Cultured liver cell microreactor might replace animal testing
Finding alternatives to animal testing is an important endeavor. While the practice has been banned in the cosmetic products industry since 2013, it's still a central part of evaluating the effectiveness and dangers of new medication, with researchers usually using laboratory rodents to test out their latest drugs. Now, a team lead by scientists at Germany's Fraunhofer Institute for Cell Therapy and Immunology has created a microbioreactor that has the potential to provide medication testing using cultured liver cells rather than animals.
The liver is most important organ when it comes to removing dangerous toxins from the body, making cultured liver cells a good candidate for testing substance toxicity outside of the body. But there are difficulties in their use, most notably the fact that it's very difficult to keep them alive for long periods of time, making long-term effect tests practically impossible.
Researchers at the Fraunhofer Institute in Potsdam, working as part of the Hepatic Microfluidic Bioreactor project (HeMiBio), decided to use a microbioreactor to allow for longer-term observations, providing an environment in which the cells can survive for as long as four weeks. Furthermore, the device allows the researchers to observe how the liver reacts to toxic substances in real time – a big improvement over existing tests, which usually only observe changes at the end of the process.
The role of oxygen in the metabolic process is central to how the microreactor detects reactions to foreign substances. When a cell's metabolism is stimulated, oxygen consumption increases. Conversely, if it dies, then its oxygen consumption rate will drop to zero.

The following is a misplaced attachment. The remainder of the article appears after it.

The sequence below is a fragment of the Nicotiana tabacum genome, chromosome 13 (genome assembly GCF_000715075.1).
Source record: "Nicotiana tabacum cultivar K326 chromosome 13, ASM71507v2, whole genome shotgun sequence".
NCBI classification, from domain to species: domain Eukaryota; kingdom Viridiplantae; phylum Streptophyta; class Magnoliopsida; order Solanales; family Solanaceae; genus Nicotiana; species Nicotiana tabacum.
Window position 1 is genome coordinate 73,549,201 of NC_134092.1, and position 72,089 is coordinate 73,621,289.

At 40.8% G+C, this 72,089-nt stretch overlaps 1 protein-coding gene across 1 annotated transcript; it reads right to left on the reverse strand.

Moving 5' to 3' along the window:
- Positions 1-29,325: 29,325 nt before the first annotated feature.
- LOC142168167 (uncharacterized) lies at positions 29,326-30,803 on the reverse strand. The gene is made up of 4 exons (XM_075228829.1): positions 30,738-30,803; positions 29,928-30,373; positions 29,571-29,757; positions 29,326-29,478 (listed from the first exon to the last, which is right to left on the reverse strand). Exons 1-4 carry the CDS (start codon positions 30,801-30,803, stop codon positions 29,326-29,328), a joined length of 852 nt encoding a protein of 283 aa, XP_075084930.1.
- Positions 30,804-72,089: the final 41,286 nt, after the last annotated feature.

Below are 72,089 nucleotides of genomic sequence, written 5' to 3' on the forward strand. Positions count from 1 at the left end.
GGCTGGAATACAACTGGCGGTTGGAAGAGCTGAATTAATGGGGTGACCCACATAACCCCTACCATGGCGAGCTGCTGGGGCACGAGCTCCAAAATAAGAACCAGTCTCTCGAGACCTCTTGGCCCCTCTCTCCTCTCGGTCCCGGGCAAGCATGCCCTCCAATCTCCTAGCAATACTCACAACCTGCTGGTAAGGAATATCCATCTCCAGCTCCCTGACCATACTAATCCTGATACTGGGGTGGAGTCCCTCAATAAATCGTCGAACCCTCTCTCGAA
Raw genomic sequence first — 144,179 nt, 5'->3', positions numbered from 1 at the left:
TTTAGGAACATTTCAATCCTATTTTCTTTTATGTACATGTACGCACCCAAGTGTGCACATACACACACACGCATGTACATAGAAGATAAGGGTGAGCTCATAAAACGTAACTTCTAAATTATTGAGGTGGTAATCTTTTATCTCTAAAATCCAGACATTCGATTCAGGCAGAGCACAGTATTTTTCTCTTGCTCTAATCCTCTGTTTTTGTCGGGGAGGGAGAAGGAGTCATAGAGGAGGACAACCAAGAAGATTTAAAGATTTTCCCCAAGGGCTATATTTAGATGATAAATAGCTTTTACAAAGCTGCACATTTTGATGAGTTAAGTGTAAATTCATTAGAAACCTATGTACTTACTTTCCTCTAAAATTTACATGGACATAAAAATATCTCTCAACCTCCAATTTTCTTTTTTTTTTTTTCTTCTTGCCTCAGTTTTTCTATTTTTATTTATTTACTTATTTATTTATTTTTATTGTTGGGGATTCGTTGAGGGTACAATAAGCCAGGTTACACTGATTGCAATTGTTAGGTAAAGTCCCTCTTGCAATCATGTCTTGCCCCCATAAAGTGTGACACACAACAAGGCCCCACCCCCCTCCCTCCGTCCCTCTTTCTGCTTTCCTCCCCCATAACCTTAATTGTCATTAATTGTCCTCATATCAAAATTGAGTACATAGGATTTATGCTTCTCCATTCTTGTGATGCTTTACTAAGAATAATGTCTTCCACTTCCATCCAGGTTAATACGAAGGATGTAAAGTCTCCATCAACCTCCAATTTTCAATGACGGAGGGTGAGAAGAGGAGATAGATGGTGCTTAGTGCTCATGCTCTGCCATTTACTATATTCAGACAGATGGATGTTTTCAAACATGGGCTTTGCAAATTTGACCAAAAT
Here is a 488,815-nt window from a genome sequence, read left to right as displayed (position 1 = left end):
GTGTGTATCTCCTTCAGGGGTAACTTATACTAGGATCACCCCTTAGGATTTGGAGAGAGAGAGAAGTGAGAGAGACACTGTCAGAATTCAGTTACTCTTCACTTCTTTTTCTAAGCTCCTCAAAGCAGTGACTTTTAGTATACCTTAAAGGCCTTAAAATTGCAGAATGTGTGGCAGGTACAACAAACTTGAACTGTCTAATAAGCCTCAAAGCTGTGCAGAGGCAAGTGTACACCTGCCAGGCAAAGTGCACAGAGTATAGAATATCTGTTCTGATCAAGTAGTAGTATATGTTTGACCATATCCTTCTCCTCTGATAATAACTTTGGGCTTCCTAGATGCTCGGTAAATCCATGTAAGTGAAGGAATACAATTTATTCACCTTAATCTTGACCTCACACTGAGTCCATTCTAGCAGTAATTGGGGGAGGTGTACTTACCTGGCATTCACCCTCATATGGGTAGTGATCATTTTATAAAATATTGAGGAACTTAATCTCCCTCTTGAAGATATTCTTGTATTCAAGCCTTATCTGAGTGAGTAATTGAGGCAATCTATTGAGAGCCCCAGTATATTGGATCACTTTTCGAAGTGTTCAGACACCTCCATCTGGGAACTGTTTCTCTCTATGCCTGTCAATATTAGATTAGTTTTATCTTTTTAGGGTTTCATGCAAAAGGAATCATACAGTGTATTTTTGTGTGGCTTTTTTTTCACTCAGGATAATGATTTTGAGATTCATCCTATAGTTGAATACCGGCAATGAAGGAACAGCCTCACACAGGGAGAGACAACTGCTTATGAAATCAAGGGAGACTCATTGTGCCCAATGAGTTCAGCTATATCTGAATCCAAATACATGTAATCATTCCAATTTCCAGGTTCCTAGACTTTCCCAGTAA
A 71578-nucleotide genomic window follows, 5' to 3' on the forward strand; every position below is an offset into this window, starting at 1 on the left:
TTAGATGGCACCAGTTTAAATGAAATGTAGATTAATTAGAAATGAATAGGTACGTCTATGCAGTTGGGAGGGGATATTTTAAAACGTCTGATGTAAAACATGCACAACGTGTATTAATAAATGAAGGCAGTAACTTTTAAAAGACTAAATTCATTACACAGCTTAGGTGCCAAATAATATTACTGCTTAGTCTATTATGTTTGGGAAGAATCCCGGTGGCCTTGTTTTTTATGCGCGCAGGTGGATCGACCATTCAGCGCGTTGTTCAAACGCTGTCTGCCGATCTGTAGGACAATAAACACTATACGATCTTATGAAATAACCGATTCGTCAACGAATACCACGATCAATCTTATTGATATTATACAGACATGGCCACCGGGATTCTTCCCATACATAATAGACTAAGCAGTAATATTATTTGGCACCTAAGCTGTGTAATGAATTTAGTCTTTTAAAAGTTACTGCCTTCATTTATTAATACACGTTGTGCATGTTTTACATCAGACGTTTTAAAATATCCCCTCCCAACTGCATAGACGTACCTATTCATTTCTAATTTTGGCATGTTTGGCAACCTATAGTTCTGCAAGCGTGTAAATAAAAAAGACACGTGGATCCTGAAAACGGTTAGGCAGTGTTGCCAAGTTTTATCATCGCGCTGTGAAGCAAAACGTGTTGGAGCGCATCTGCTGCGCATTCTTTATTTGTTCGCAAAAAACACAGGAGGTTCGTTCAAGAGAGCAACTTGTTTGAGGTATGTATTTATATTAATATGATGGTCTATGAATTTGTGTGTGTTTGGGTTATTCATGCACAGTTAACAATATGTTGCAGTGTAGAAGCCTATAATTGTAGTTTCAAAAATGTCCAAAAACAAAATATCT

The bioreactor places liver cells with embedded microparticles into nine wells, each measuring 1.5 mm diameter
When designing the reactor vessel, the researchers worked to come up with sensor technology that took advantage of this, while coping with a high concentration of cells without interference giving rise to false or misleading data. After some thought, they decided to use a series of tiny polymer particles housing a luminescent dye, embedding them in among the liver cells.
When the sensor particles are exposed to monochromatic LED light, the dye they contain emits a phosphorescent glow, exciting individual electrons, raising them to high levels of energy. The time required for the electrons to lower their energy is affected by the amount of oxygen present in the immediate environment, meaning that the researchers can use the time the phosphorescent glow takes to fade to analyze the rate of metabolic activity. Looking at the curve of oxygen consumption allows the researchers to pinpoint metabolic processes taking place in cells at specific times, detailing exactly how the cells are reacting to the foreign substance.
Early tests indicate that the microbioreactor could provide a liver-like environment in the lab, but there's still a lot of work to do. The researchers have tested the method extensively, confirming that it works as intended. Looking forward, they plan to populate it with different combinations of liver cells, fine-tuning the sensors as the work continues.
In the long run, the team believes that it might be possible to place tissue samples from different organs into the reactor, recording their reaction to foreign substances during the course of a single test.